Ruminants living in seasonal environments face a two-fold challenge during winter. The energetic cost of maintaining a high body temperature is higher at lower ambient temperatures, and this is compounded by poor availability and quality of feed. Wild ruminants acclimatize to this energetic challenge by hypothermia, that is, reduced endogenous heat production and abandoning the maintenance of a high body temperature, particularly in peripheral body parts. Further but lesser contributions to lower energy expenditure during winter are reduced foraging activity; lower heat increment of feeding; and reduced maintenance cost of size-reduced organs. Altogether, metabolic rate, estimated by the continuous measurement of heart rate, during winter is downregulated to more than half of the summer level, as is voluntary food intake, even in animals fed ad libitum. The transformation from the summer into the thrifty winter phenotype is also evident in the physiology of digestion. Microbial protein synthesis is less facilitated by diminished phosphorus secretion into the shrunk rumen during winter. In line with this result, the concentration of ammonia, the end-product of protein digestion in the rumen, peaks in rumen liquid in spring, whereas the molar proportion of acetate, an indicator of fermentation of a diet rich in fiber, peaks in winter. In contrast to reduced stimulation of growth of ruminal microbes during winter, active transport of nutrients across the intestinal epithelium is increased, resulting in more efficient exploitation of the lower amount and quality of ingested winter feed. Nevertheless, the energy balance remains negative during winter. This is compensated by using fat reserves accumulated during summer, which become a major metabolic fuel during winter.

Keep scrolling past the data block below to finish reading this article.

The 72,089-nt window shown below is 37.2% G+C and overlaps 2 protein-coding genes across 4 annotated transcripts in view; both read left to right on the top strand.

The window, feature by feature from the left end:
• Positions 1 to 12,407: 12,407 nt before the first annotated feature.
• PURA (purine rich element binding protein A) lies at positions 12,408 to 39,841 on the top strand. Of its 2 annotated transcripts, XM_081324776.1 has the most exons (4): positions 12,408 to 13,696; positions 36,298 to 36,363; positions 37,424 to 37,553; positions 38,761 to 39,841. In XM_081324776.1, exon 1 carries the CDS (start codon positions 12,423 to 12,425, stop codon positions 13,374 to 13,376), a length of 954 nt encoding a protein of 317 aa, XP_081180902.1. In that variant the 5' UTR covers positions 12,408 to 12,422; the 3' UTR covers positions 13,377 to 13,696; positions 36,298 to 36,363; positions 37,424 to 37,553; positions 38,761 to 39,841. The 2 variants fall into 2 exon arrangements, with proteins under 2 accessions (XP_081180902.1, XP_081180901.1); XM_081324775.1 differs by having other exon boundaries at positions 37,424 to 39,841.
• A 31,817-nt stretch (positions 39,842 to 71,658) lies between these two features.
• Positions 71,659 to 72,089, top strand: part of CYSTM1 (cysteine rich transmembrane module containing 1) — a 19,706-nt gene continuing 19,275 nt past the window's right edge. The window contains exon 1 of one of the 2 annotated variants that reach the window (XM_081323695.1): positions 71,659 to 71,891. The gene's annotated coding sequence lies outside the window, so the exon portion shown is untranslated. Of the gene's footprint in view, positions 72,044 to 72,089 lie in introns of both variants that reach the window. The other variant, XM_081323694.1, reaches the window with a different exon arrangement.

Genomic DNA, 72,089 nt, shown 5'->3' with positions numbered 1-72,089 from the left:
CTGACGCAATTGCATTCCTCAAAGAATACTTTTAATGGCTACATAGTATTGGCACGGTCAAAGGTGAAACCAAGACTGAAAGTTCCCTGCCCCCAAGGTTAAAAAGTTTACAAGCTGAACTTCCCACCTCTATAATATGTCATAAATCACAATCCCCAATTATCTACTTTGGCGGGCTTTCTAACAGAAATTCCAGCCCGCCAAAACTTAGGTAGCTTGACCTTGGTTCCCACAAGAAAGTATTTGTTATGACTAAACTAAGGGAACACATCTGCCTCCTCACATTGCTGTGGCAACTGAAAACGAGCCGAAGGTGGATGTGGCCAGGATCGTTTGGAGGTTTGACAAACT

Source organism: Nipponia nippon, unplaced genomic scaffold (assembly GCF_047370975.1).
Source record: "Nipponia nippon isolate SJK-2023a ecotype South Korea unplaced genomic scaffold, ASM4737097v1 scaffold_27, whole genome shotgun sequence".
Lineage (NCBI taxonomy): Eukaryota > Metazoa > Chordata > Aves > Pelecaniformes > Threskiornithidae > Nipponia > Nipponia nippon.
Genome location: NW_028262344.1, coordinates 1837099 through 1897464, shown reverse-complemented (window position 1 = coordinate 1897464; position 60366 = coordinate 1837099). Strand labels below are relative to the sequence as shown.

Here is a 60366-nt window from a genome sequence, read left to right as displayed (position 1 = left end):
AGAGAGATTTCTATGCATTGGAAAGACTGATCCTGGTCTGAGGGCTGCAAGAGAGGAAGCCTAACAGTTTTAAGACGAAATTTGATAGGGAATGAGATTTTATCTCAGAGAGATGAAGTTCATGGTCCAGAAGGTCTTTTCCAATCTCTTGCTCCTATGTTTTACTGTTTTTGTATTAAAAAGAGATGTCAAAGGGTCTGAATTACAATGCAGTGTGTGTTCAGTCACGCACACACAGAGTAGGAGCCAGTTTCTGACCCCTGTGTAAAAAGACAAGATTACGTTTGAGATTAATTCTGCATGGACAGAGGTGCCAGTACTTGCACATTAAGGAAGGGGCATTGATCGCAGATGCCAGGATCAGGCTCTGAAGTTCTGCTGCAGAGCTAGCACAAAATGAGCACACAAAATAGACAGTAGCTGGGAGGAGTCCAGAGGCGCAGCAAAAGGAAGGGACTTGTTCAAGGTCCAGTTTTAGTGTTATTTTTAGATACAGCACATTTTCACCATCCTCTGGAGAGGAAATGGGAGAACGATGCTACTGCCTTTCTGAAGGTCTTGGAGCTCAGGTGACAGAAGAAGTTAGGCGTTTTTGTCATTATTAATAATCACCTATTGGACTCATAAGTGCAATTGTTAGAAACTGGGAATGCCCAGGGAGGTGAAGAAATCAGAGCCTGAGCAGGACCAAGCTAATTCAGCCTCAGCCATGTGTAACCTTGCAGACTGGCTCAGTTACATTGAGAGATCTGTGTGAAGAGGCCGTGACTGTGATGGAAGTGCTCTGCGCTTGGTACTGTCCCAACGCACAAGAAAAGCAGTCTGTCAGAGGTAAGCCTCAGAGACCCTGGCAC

Acclimatization Ammoniametabolism Animal Feed Animals Body Temperature Regulation Dietary Fibermetabolism Digestion Eating Energy Metabolism Fermentation Hot Temperature Rumenmetabolism Ruminantsphysiology Seasons Thermogenesis